Owners who may not be looking to add slope, but simply want to replace their existing sloped metal roof can do so without removing the original roof. It’s simply a matter of positioning a light gauge structural member, notched to span over the original roof’s ribs or corrugation, directly over the building’s framing system. The member is attached to the roof purlins through the bottom flange of the member and the existing roof sheet. A new standing seam metal roof is then attached to the new member. The cavity between the old and new roofs can be used to add insulation, which should allow the retrofit process to begin paying for itself quickly.
Another reason to consider re-roofing over an existing sloped system is if the existing roof fails to meet current code requirements for wind uplift. For metal roofs installed on pre-engineered buildings, the standard 5-foot purlin spacing often will not satisfy panel clip spacing requirements in edge and corner conditions necessary to satisfy design loads established in current building codes.
In metal roofs installed over solid metal decks, the panel’s clips are often misplaced to satisfy uplift loads and panel capacities. Placing the new structural member properly can correct those deficiencies.
A metal-over-sloped retrofit creates a cavity between the old and new metal roof surface that can provide natural convective cooling, known as Above Sheathing Ventilation (ASV). By providing a continuous air gap from the eave to a ridge and venting the warmer air, the energy efficiency of the new roof assembly can be improved. Tests at Oak Ridge National Laboratory have demonstrated that the natural ventilation can reduce heat flow into the building up to 30 percent. It costs practically nothing yet yields significant savings.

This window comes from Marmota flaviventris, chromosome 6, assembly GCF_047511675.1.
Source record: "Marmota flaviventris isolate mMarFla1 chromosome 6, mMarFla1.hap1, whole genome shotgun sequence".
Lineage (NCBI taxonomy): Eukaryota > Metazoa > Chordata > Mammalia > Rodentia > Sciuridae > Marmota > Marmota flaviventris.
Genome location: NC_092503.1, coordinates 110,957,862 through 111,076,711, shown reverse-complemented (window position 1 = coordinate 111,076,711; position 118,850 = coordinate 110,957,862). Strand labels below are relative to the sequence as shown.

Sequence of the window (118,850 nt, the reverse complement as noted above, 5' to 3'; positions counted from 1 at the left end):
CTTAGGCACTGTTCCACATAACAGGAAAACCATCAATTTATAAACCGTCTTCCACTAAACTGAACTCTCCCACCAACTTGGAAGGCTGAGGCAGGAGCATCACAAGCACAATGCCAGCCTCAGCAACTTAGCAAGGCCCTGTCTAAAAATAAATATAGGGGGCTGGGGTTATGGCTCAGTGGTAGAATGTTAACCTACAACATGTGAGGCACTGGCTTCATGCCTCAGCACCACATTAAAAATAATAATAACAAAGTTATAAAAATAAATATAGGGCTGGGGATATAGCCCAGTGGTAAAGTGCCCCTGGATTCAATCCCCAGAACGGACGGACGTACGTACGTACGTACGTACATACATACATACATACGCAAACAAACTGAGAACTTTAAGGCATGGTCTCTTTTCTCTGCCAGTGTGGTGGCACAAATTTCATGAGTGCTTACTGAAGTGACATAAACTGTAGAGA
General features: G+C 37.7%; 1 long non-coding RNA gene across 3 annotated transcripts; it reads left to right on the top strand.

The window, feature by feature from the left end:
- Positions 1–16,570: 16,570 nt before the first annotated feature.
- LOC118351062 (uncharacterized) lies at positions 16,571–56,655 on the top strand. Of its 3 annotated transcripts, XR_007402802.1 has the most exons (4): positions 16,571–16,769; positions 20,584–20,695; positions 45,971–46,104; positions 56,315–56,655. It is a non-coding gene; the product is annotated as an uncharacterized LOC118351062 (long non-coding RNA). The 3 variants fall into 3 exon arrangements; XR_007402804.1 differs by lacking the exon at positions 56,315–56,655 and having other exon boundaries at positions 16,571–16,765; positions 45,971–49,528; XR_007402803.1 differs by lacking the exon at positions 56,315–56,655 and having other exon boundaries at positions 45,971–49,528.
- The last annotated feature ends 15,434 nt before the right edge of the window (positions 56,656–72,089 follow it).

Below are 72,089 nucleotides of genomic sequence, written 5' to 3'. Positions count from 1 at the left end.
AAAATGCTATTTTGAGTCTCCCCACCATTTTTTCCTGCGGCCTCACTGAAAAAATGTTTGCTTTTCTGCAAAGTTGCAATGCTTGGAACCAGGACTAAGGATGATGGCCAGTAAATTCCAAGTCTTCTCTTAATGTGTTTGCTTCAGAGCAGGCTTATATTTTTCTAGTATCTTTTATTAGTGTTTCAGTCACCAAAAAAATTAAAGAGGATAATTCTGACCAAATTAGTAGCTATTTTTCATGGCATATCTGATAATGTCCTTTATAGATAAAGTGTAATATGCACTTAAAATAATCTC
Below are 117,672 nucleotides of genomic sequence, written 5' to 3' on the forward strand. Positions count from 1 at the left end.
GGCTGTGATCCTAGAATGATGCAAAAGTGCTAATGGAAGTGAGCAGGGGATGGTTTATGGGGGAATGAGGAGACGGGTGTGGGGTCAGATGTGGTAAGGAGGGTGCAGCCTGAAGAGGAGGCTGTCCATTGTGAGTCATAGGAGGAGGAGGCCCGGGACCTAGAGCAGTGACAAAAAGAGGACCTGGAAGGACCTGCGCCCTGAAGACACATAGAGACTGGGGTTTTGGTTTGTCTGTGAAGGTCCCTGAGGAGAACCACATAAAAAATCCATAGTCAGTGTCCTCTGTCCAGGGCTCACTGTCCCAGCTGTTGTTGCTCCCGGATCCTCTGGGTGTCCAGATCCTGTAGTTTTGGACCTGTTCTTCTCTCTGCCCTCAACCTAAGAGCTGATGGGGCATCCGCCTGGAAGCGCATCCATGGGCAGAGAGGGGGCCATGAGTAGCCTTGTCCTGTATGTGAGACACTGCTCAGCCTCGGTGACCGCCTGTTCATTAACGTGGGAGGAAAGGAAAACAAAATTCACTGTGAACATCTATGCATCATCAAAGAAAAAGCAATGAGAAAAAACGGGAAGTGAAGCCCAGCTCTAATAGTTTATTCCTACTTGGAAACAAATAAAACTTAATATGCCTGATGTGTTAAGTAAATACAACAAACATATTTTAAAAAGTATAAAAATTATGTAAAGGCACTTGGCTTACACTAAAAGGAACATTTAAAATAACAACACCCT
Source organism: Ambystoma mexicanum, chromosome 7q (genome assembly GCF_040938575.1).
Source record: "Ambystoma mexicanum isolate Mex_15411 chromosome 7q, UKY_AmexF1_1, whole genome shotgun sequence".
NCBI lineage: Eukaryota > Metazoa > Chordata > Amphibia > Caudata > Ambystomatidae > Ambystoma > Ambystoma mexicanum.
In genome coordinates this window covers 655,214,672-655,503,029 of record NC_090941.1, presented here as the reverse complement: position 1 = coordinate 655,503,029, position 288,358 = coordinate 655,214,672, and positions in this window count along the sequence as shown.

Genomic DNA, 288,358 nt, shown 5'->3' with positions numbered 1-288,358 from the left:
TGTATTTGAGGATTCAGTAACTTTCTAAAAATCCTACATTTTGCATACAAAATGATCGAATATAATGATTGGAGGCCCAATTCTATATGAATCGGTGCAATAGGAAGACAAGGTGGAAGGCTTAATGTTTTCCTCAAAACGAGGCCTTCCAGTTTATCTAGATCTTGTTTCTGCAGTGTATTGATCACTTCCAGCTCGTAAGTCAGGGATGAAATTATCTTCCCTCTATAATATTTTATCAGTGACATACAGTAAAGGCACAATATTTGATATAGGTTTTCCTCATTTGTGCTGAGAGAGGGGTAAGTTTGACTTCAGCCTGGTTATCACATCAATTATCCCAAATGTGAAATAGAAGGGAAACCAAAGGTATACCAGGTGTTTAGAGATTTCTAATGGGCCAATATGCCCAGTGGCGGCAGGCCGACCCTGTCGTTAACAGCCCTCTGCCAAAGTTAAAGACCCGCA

Other systems can be added to metal-over-sloped retrofits to reduce energy consumption. Solar thermal heat recovery systems, for example, use air heating and ventilation collectors integrated into a photovoltaic system. They use air as the heat transfer circulating fluid. Building owners that install such systems are eligible for federal solar energy tax credits up to 30 percent of the entire roof system, with no dollar limit. When combined with a special accelerated depreciation, the tax credits can pay for more than half of the retrofit improvements, which does not include the energy cost savings from the system. Solar water heating systems also can be integrated into a metal-over-sloped retrofit to serve the hot water requirements of the building and reduce energy consumption
Adding a structural metal roof to an existing building is an environmentally responsible choice because metal roofs are manufactured from recycled materials, and they are almost 100 percent recyclable. Moreover, they can accommodate additional insulation and solar panels, which, when used together, can help a metal roof pay for itself quickly and continue generating a return on investment for the building owner into the future. For most buildings, a new metal roof will be the last roof required.
Chuck Howard is a professional engineer and roofing consultant who has specialized in metal roofs for more than 30 years. He currently provides commercial roof consulting to contractors, architects, building owners and The Metal Initiative, the educational arm of the metal roofing and wall industry in North America. For more information contact The Metal Initiative at www.themetalinitiative.com or 847-375-4785.